For more information on high availability options, see Chapter 20, "Understanding High Availability".

21.1 Configuring High Availability Quality of Service

You configure Oracle CEP high availability quality of service in the EPN assembly file and component configuration files. For general information about these configuration files, see:


Note:

After making any Oracle CEP high availability configuration changes, you must redeploy your Oracle CEP application. See Section 24.5, "Deploying Oracle CEP Applications".


This section describes:

For more information on configuring an Oracle CEP high availability application for scalability, see Section 20.1.4, "High Availability and Scalability".

21.1.1 How to Configure Simple Failover

You configure simple failover using the Oracle CEP buffering output adapter with a sliding window size of zero (0).

This procedure starts with the example EPN that Figure 21-1 shows and adds the required components to configure it for simple failover. Example 21-1 shows the corresponding EPN assembly file and Example 21-2 shows the corresponding component configuration file.

For more information about this Oracle CEP high availability quality of service, see Section 20.2.1, "Simple Failover".

Figure 21-1 Simple Failover EPN

Description of Figure 21-1 follows

Example 21-1 Simple Failover EPN Assembly File

<?xml version="1.0" encoding="UTF-8"?>
<beans ...>

    <wlevs:event-type-repository>
        <wlevs:event-type type-name="HelloWorldEvent">
            <wlevs:class>com.bea.wlevs.event.example.helloworld.HelloWorldEvent</wlevs:class>
        </wlevs:event-type>
    </wlevs:event-type-repository>

    <wlevs:adapter id="helloworldAdapter" 
        class="com.bea.wlevs.adapter.example.helloworld.HelloWorldAdapter" >
        <wlevs:instance-property name="message" value="HelloWorld - the current time is:"/>
    </wlevs:adapter>

    <wlevs:channel id="helloworldInputChannel" event-type="HelloWorldEvent" >
        <wlevs:listener ref="helloworldProcessor"/>
        <wlevs:source ref="helloworldAdapter"/>
    </wlevs:channel>

    <wlevs:processor id="helloworldProcessor" />
    
    <wlevs:channel id="helloworldOutputChannel" event-type="HelloWorldEvent" advertise="true">
        <wlevs:listener>
            <bean class="com.bea.wlevs.example.helloworld.HelloWorldBean"/>
        </wlevs:listener>
        <wlevs:source ref="helloworldProcessor"/>
    </wlevs:channel>

</beans>

Example 21-2 Simple Failover Component Configuration Assembly File

<?xml version="1.0" encoding="UTF-8"?>
<wlevs:config 
        xmlns:wlevs="http://www.bea.com/ns/wlevs/config/application"
        xmlns:ha="http://www.oracle.com/ns/cep/config/cluster">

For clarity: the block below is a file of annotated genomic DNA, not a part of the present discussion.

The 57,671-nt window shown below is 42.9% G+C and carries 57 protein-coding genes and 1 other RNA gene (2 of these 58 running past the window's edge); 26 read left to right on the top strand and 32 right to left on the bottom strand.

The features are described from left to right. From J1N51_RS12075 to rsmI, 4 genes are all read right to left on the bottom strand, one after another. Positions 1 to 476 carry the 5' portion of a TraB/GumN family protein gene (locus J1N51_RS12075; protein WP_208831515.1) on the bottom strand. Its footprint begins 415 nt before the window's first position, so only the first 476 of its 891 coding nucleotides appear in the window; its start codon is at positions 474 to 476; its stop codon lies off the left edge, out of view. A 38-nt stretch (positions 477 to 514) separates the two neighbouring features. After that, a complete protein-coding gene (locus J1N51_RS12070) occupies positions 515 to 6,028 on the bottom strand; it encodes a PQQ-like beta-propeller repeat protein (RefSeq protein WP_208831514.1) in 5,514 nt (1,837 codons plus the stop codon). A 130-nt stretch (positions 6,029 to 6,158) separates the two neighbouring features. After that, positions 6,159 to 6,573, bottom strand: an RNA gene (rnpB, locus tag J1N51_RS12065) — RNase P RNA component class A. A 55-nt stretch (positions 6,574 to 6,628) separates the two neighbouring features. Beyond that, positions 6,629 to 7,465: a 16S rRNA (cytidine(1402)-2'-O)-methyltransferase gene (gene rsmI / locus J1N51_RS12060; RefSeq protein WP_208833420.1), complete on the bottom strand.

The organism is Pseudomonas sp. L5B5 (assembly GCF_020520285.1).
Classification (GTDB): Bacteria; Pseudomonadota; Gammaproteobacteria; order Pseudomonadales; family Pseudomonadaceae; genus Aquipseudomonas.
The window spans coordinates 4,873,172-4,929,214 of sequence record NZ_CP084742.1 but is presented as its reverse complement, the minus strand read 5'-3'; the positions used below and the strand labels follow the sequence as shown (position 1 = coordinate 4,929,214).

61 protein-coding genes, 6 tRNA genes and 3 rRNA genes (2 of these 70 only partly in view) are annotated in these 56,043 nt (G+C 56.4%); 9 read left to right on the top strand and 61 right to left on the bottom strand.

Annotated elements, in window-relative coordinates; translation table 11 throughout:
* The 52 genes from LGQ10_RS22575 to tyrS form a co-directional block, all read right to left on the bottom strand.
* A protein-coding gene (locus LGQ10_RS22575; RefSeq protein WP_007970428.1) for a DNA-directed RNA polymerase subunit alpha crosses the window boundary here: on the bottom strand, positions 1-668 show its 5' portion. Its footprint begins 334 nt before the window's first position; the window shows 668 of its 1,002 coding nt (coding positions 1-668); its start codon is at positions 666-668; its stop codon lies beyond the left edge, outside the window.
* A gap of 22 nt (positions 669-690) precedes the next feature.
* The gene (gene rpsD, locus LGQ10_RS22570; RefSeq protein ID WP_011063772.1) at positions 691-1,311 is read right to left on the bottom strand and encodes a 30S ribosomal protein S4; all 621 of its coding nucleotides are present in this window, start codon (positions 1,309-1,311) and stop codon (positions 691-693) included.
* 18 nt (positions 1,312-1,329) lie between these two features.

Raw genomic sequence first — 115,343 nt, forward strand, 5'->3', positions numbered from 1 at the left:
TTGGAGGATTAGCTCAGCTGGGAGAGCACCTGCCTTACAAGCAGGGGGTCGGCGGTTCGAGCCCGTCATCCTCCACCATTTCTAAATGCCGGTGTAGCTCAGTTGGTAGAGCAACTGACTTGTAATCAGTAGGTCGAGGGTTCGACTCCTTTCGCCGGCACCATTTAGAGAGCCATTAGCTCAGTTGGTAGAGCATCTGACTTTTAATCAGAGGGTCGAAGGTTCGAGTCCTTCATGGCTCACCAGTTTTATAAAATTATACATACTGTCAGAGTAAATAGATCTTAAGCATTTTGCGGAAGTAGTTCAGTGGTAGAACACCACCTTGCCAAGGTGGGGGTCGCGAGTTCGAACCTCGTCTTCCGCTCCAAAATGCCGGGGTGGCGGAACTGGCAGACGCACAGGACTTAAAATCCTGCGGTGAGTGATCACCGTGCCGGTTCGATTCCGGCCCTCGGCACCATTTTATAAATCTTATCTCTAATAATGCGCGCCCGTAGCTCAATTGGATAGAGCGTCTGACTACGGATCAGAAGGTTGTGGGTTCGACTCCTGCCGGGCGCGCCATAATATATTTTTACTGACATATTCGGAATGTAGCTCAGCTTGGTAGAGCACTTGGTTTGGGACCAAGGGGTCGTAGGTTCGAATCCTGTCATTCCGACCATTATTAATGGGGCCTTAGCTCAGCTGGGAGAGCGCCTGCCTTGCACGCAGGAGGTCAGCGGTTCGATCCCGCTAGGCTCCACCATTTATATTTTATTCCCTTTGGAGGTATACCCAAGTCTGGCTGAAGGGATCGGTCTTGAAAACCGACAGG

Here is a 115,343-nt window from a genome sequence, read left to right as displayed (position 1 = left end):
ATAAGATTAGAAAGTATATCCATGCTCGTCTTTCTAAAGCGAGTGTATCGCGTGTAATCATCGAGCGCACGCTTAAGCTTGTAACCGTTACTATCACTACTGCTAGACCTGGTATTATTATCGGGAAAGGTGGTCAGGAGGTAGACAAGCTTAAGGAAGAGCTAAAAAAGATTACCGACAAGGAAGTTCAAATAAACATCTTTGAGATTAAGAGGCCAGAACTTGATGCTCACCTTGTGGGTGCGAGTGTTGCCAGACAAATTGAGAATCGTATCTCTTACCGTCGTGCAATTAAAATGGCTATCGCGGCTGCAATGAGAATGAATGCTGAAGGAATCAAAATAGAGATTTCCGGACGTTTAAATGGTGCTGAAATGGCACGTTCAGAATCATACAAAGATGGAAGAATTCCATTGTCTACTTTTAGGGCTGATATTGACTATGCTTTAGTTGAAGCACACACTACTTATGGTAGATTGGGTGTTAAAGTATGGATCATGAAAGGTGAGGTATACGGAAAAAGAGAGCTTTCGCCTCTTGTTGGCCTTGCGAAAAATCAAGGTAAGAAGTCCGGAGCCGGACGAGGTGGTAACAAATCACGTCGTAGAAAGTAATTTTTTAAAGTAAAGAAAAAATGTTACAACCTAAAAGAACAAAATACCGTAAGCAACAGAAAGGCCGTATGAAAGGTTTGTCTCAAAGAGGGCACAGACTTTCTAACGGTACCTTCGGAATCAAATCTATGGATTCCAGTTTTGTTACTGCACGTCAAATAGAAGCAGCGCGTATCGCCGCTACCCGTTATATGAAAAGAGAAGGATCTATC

<processor>
        <name>helloworldProcessor</name>
        <rules>
            <query id="helloworldRule">
                <![CDATA[ select * from helloworldInputChannel [Now] ]]>
            </query>
        </rules>
    </processor>
</wlevs:config>

To configure simple failover:

  1. Create a multi-server domain using Oracle Coherence.

    For more information, see:

  2. Create an Oracle CEP application.

    For more information, see Section 4.2, "Creating Oracle CEP Projects".

  3. Edit the MANIFEST.MF file to add the following Import-Package entries:

    • com.bea.wlevs.ede.api.cluster

    • com.oracle.cep.cluster.hagroups

    • com.oracle.cep.cluster.ha.adapter

    • com.oracle.cep.cluster.ha.api

    For more information, see Section 4.7.2, "How to Add an OSGi Bundle to an Oracle CEP Project".

  4. Configure your Oracle CEP application EPN assembly file to add an Oracle CEP high availability buffering output adapter as Example 21-3 shows.

    • Add a wlevs:adapter element with provider set to ha-buffering after channel helloworldOutputChannel.

    • Update the wlevs:listener element in channel helloworldOutputChannel to reference the ha-buffering adapter by its id.

    • Add a wlevs:listener element to the ha-buffering adapter that references the HelloWorldBean class.

    Example 21-3 Simple Failover EPN Assembly File: Buffering Output Adapter

    <?xml version="1.0" encoding="UTF-8"?>
    <beans ...>
    
        <wlevs:event-type-repository>
            <wlevs:event-type type-name="HelloWorldEvent">
                <wlevs:class>com.bea.wlevs.event.example.helloworld.HelloWorldEvent</wlevs:class>
            </wlevs:event-type>
        </wlevs:event-type-repository>
    
        <wlevs:adapter id="helloworldAdapter" 
            class="com.bea.wlevs.adapter.example.helloworld.HelloWorldAdapter" >
            <wlevs:instance-property name="message" value="HelloWorld - the current time is:"/>
        </wlevs:adapter>
    
        <wlevs:channel id="helloworldInputChannel" event-type="HelloWorldEvent" >
            <wlevs:listener ref="helloworldProcessor"/>